Taiwan Through My Eyes

A speech I wrote for my Dharma brothers and sisters back in Oklahoma after my 2014 pilgrimage to Taiwan.

Taiwan Through My Eyes

As you know we recently went on pilgrimage to Taiwan. A pilgrimage by definition is a religious journey or expedition, and annually, lay disciples and Buddha Mind members like yourself have the unique opportunity to save money, take off work using their accumulated vacation hours through hard work, and travel with our Zen Masters to our holy place of Chung Tai Chan Monastery. On this journey we visited 11 other Chung Tai Monastery branches in Taiwan, made offerings to each Zen center master, hiked in the most majestic mountains, walked along nature trails that seemed they could go on forever.

I enjoyed very much the beauty that was before me and the wild life, but even more than those wondrous things, the events that caused my faith Buddhism and my practice to be etched into my heart, were the intimate conversations with the Shifus who traveled with me, and experiencing life with my Dharma brother’s first-hand.

In America, particularly those in this very Chan Hall that I can speak of, we can have faith, believe what we have learned this far, but it is not a part of who we are. Buddhism is something we have chosen for ourselves, but it is not yet, at least for me it was not, an additional limb to our body. Because of the people I have met, worked alongside, meditated with – because of the Grand Master’s eyes that I was able to look upon, because of the deep sense of gratitude and security I felt from sentient beings that have an even deeper connection with Buddhism than I do, I was able to see. Truly see myself; my practice, my goals, and when our time in Taiwan dwindled to the end, I knew what I needed to bring home so that my future lay secure in the truths that Shakyamuni Buddha taught us.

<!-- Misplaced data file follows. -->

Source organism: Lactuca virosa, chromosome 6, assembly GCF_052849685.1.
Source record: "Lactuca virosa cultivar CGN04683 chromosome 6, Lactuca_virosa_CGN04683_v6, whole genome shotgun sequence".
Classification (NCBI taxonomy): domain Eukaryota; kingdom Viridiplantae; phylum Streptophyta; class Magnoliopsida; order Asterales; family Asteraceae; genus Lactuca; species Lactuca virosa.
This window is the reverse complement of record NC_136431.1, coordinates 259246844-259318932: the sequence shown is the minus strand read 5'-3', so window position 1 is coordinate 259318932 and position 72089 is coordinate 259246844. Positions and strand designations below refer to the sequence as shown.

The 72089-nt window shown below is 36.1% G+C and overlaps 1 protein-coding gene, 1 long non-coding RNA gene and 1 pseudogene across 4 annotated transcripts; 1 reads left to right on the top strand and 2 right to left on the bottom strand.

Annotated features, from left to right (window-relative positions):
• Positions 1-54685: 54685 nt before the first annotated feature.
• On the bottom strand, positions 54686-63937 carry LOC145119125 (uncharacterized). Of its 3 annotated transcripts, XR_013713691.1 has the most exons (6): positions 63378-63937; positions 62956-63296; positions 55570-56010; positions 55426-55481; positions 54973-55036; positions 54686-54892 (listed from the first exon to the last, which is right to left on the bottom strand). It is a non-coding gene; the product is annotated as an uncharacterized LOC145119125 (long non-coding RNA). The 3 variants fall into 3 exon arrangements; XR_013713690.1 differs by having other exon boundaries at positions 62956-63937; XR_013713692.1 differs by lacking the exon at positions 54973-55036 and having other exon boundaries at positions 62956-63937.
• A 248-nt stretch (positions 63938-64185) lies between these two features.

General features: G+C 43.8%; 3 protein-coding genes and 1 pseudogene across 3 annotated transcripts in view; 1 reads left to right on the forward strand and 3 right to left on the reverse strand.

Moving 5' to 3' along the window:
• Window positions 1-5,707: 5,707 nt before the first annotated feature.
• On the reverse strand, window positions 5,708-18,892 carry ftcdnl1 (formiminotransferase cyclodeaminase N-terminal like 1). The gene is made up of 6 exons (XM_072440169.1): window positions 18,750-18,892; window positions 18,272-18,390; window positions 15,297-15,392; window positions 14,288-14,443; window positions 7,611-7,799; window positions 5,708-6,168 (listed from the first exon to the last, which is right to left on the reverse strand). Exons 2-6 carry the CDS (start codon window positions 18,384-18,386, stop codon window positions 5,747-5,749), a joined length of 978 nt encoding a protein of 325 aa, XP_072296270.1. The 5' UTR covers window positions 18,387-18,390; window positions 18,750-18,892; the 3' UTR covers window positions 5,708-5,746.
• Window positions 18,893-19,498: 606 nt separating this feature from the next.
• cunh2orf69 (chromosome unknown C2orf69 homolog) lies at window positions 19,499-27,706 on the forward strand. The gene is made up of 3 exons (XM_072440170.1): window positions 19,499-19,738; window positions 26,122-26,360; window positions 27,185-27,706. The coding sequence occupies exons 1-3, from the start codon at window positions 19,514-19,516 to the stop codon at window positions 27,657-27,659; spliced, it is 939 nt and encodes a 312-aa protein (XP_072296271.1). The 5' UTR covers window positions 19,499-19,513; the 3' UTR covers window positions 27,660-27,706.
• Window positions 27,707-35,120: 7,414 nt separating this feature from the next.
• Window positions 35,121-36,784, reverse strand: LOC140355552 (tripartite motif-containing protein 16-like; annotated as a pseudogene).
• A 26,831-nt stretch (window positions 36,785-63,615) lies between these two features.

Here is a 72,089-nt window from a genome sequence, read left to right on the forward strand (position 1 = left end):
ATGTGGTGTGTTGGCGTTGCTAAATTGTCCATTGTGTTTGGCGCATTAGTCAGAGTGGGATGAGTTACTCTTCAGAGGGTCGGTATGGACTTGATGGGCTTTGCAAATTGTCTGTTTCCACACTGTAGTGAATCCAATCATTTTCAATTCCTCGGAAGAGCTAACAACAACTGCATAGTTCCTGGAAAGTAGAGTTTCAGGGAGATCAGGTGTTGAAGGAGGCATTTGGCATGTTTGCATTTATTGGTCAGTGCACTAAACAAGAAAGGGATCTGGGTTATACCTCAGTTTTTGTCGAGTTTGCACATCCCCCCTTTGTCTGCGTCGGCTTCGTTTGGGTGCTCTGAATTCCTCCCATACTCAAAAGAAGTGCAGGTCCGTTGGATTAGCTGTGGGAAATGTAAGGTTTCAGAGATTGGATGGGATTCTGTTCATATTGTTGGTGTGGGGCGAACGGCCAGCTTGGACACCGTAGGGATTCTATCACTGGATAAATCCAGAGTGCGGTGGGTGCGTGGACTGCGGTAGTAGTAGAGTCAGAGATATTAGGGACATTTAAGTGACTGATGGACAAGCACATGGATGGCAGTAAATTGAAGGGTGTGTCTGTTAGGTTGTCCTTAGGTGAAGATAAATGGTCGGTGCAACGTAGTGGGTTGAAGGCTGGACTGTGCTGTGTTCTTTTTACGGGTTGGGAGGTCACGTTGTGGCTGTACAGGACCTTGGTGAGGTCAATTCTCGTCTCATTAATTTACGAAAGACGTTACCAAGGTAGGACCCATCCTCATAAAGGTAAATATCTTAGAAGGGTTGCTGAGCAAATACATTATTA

A pilgrimage in itself is not as simple as a vacation. A pilgrimage is a state of mind swooned with traveling and having an eagerness to feel something greater than yourself become engrained into your consciousness. We all have the inherent Buddha Nature. Each one of us; we just have to find it. Taiwan for me- Chung Tai, all the Zen Centers and Meditation Centers, my teachers – this was stage 2 in my personal Buddhist development. I cultivated in my mind something strong and truthful. As long as I continue my practice I know those seeds from my first pilgrimage to Taiwan will spout, grow, and one ordinary day, carry me into enlightenment.

If this pilgrimage is something you heard about or considered but thought the money or time could be best spent elsewhere. I will say this. If you are committed to Buddha Mind Monastery, a faithful practitioner and volunteer, do not let it stop there. Buddha Mind Monastery is a second home to me, but it is a vessel. Continue your practice, take the 3 Refugees, 5 Precepts even, and rather than considering the next pilgrimage, commit to it. Find a larger part of yourself among Dharma brothers in Taiwan who have already committed to aiding in your cultivation. You have just not met them yet. Amituofo, friends. Dharma family.

Best blessings,
Janelle Talimdjioski (Chuan Xing)

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